Vaccine mandate for New York City workers takes effect Monday

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NEW YORK — On Monday, about 9,000 workers in New York — mostly police officers, firefighters and sanitation employees — were put on unpaid leave for refusing to adbide by the city’s COVID-19 vaccine mandate , according to Mayor Bill de Blasio’s office.

About another 10,000 workers remained unvaccinated, but were being considered for medical exemptions that would allow them to work and get tested weekly.

de Blasio said on Monday that 91% of the city’s total municipal workforce had gotten at least one dose of a COVID vaccine as of Monday. That number rose from about 83% on Friday night. Overall, vaccination rates among workers impacted by the mandate increased by 14% over the span of 10 days, according to the mayor’s office.

About 84% of NYPD employees have complied with the mandate. The EMS arm of the FDNY reported an 88% vaccination rate as of Monday morning, while firefighters reported a 77% vaccination rate. The sanitation department reported an 83% vaccination rate.

Despite repeated warnings from some unions about slowdowns in service, the mayor insisted the city is safe and response times for 911 calls will not be impacted.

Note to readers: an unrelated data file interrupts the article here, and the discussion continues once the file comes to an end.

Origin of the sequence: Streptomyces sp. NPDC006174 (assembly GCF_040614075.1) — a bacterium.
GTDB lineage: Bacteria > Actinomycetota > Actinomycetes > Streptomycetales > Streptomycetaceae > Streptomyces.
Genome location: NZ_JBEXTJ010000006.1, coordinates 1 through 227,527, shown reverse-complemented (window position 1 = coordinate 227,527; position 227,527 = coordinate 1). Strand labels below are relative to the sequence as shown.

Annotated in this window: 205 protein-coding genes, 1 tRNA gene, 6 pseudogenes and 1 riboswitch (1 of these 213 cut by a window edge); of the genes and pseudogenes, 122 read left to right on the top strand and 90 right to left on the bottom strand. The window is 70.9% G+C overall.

Members of the FDNY firefighters union said they were not anti-vaccine, but rather, anti-mandate. The union called the mandate deadline “unconscionable,” arguing that there should have been more time allotted for them to get vaccinated.

“The department has not closed any firehouses. Irresponsible bogus sick leave by some of our members is creating a danger for New Yorkers and their fellow Firefighters. They need to return to work or risk the consequences of their actions,” FDNY Commissioner Daniel Nigro said in a statement.

In the past week, 2,000 members of the FDNY have been out on medical leave, according to the department. Over half of those on sick leave are unvaccinated, according to FDNY Deputy Commissioner Frank Dwyer.

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